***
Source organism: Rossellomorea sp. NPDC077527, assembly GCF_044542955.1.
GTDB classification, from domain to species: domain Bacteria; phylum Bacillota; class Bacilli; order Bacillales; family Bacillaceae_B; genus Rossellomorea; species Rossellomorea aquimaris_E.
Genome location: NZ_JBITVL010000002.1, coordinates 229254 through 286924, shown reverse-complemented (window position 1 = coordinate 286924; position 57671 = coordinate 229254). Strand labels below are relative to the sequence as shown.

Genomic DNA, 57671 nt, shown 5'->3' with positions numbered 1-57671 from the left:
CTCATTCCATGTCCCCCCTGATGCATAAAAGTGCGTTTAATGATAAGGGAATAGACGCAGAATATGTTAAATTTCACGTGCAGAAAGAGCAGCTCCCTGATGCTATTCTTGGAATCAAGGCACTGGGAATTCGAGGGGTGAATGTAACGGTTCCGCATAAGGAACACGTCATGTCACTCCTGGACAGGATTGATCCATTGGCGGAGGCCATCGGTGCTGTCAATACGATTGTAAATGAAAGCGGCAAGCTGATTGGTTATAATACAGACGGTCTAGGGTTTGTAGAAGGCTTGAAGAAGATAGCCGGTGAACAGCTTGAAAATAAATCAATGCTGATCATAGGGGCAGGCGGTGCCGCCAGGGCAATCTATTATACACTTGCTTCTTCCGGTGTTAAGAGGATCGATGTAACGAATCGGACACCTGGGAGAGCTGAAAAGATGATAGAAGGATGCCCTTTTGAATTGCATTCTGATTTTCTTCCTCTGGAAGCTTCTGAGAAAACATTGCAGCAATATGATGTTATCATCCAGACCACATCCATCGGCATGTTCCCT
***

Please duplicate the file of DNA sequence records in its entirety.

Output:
Source organism: Rossellomorea sp. NPDC077527, assembly GCF_044542955.1.
GTDB classification, from domain to species: domain Bacteria; phylum Bacillota; class Bacilli; order Bacillales; family Bacillaceae_B; genus Rossellomorea; species Rossellomorea aquimaris_E.
Genome location: NZ_JBITVL010000002.1, coordinates 229254 through 286924, shown reverse-complemented (window position 1 = coordinate 286924; position 57671 = coordinate 229254). Strand labels below are relative to the sequence as shown.

Genomic DNA, 57671 nt, shown 5'->3' with positions numbered 1-57671 from the left:
CTCATTCCATGTCCCCCCTGATGCATAAAAGTGCGTTTAATGATAAGGGAATAGACGCAGAATATGTTAAATTTCACGTGCAGAAAGAGCAGCTCCCTGATGCTATTCTTGGAATCAAGGCACTGGGAATTCGAGGGGTGAATGTAACGGTTCCGCATAAGGAACACGTCATGTCACTCCTGGACAGGATTGATCCATTGGCGGAGGCCATCGGTGCTGTCAATACGATTGTAAATGAAAGCGGCAAGCTGATTGGTTATAATACAGACGGTCTAGGGTTTGTAGAAGGCTTGAAGAAGATAGCCGGTGAACAGCTTGAAAATAAATCAATGCTGATCATAGGGGCAGGCGGTGCCGCCAGGGCAATCTATTATACACTTGCTTCTTCCGGTGTTAAGAGGATCGATGTAACGAATCGGACACCTGGGAGAGCTGAAAAGATGATAGAAGGATGCCCTTTTGAATTGCATTCTGATTTTCTTCCTCTGGAAGCTTCTGAGAAAACATTGCAGCAATATGATGTTATCATCCAGACCACATCCATCGGCATGTTCCCT